"In 1856 eighteen-year-old English chemist William Perkin accidentally discovered a way to mass-produce colour. This experimental mishap that produced an odd shade of purple revolutionised fashion, as well as industrial applications of chemistry research."
This could have gone either way. A book on a single subject that I hadn't considered before - previously there have been triumphs (Cod, Gut) but this, despite its potential, didn't pass muster. I think there just wasn't enough interesting material - a guy invented mauve by accident, lots of industrial history follows - who capitalises on the colour, where it led in terms of manufacture and use of dyestuffs, and that's about it. A single issue book, but the issue is industrial chemistry rather than human interest. But if you like industrial chemistry it's probably a real treat.

Image of the book cover

Think Like a Pancreas
by Gary Scheiner
"The book provides the tools to "“think like a pancreas" and successfully master the art and science of matching insulin to the body’s ever-changing needs."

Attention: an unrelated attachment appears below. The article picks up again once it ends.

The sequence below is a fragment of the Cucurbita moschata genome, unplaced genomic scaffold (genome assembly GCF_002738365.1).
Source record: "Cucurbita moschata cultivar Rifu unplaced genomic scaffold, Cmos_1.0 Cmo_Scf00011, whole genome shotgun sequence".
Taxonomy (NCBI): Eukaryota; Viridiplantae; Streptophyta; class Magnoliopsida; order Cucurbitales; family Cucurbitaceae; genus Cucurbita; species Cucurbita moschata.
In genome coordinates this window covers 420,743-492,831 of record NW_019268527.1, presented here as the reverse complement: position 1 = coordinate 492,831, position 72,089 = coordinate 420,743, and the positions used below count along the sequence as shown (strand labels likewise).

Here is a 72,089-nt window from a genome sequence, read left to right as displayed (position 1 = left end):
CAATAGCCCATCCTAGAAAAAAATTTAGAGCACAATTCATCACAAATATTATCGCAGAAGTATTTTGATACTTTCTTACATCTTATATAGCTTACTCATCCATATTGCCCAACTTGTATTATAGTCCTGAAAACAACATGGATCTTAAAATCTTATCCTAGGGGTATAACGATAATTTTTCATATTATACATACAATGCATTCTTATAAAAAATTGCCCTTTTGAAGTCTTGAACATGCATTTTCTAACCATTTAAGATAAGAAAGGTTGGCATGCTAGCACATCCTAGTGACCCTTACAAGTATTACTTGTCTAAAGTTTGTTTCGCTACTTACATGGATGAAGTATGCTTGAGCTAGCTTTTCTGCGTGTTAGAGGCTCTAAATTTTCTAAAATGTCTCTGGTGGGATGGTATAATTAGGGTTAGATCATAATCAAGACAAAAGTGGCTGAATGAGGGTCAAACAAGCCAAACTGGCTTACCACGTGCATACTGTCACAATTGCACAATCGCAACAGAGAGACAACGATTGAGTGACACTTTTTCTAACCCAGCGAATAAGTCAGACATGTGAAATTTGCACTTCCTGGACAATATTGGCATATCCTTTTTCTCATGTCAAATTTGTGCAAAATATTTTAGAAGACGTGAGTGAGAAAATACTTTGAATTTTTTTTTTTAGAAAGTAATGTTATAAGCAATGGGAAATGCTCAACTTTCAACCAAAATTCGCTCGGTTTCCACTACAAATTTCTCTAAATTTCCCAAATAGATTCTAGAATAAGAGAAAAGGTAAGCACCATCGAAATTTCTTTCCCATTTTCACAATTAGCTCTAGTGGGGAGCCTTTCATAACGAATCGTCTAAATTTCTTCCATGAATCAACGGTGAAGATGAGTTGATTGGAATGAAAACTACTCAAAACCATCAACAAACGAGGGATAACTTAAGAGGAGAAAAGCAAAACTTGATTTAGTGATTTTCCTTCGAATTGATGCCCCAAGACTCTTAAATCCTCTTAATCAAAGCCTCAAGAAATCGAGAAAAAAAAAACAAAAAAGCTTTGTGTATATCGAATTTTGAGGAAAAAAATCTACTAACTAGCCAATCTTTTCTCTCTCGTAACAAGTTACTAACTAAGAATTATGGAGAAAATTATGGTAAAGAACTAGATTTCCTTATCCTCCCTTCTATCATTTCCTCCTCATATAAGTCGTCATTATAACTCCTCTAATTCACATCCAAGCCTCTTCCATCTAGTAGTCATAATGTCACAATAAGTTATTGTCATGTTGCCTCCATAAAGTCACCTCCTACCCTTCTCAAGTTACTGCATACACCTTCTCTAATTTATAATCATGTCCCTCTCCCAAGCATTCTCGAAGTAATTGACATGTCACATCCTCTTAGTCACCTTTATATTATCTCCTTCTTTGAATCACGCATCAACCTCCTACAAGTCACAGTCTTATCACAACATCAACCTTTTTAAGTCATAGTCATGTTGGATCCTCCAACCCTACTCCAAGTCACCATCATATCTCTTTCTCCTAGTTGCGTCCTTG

As an book aimed at Type 1's and Type 2's on insulin in the USA, there are some interesting differences between their approach and ours. One is their treatment of fibre - it is subtracted from the total carbohydrate when matching insulin against carbs. Another is the routine use of a drug called 'Symlin' to replace a hormone called amylin which apparently is secreted by pancreatic beta cells, and is therefore missing in people with Type 1 Diabetes. I asked one of our consultants about this, and he'd never heard either of amylin or Symlin, which simply isn't used in this country. Interesting. Lastly, and most importantly, the book is written with the underlying assumption that you're going to be paying for your consultations and your medications and any other equipment such as blood glucose meters and testing strips and ketone sticks or strips and insulin pumps and continuous glucose monitoring (CGM). On the down side this means there may be basic management tools that you can't afford, but on the other hand if you understand how it all works you might get better control by having a wider choice of insulins and having the option to pick the right one for the job in a specific situation. And if you have good insurance you would probably have access to more kit, because for example routine CGM isn't available through the NHS in this country. Overall I think it can't be denied that the existence of the NHS makes the life of a person with diabetes in this country significantly easier, and probably longer.

No comments:

Post a comment

Related Posts Plugin for WordPress, Blogger...